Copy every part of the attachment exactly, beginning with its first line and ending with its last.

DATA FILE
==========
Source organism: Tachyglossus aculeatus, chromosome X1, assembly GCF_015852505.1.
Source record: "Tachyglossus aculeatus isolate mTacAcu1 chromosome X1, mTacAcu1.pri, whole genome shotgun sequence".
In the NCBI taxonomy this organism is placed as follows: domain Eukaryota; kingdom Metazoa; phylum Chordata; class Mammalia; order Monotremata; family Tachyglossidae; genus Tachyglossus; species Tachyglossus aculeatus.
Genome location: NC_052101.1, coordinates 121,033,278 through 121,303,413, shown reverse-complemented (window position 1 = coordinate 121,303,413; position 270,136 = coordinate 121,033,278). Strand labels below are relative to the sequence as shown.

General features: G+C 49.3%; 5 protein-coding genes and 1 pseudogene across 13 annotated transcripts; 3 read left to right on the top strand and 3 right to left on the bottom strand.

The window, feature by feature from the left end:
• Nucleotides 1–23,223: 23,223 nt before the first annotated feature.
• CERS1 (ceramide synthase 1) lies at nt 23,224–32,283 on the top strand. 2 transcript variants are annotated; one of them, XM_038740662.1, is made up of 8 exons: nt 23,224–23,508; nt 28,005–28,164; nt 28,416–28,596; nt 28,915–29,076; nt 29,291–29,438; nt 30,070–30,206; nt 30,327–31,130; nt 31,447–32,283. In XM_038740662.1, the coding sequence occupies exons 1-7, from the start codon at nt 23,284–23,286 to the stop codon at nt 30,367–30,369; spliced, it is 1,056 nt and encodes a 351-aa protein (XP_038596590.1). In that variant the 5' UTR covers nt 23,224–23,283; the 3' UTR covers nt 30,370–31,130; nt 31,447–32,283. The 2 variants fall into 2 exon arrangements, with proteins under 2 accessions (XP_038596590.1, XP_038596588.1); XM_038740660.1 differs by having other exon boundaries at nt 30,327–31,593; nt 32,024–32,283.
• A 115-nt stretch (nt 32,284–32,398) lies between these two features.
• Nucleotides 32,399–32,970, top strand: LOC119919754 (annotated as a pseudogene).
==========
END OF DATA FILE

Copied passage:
Source organism: Tachyglossus aculeatus, chromosome X1, assembly GCF_015852505.1.
Source record: "Tachyglossus aculeatus isolate mTacAcu1 chromosome X1, mTacAcu1.pri, whole genome shotgun sequence".
In the NCBI taxonomy this organism is placed as follows: domain Eukaryota; kingdom Metazoa; phylum Chordata; class Mammalia; order Monotremata; family Tachyglossidae; genus Tachyglossus; species Tachyglossus aculeatus.
Genome location: NC_052101.1, coordinates 121,033,278 through 121,303,413, shown reverse-complemented (window position 1 = coordinate 121,303,413; position 270,136 = coordinate 121,033,278). Strand labels below are relative to the sequence as shown.

General features: G+C 49.3%; 5 protein-coding genes and 1 pseudogene across 13 annotated transcripts; 3 read left to right on the top strand and 3 right to left on the bottom strand.

The window, feature by feature from the left end:
• Nucleotides 1–23,223: 23,223 nt before the first annotated feature.
• CERS1 (ceramide synthase 1) lies at nt 23,224–32,283 on the top strand. 2 transcript variants are annotated; one of them, XM_038740662.1, is made up of 8 exons: nt 23,224–23,508; nt 28,005–28,164; nt 28,416–28,596; nt 28,915–29,076; nt 29,291–29,438; nt 30,070–30,206; nt 30,327–31,130; nt 31,447–32,283. In XM_038740662.1, the coding sequence occupies exons 1-7, from the start codon at nt 23,284–23,286 to the stop codon at nt 30,367–30,369; spliced, it is 1,056 nt and encodes a 351-aa protein (XP_038596590.1). In that variant the 5' UTR covers nt 23,224–23,283; the 3' UTR covers nt 30,370–31,130; nt 31,447–32,283. The 2 variants fall into 2 exon arrangements, with proteins under 2 accessions (XP_038596590.1, XP_038596588.1); XM_038740660.1 differs by having other exon boundaries at nt 30,327–31,593; nt 32,024–32,283.
• A 115-nt stretch (nt 32,284–32,398) lies between these two features.
• Nucleotides 32,399–32,970, top strand: LOC119919754 (annotated as a pseudogene).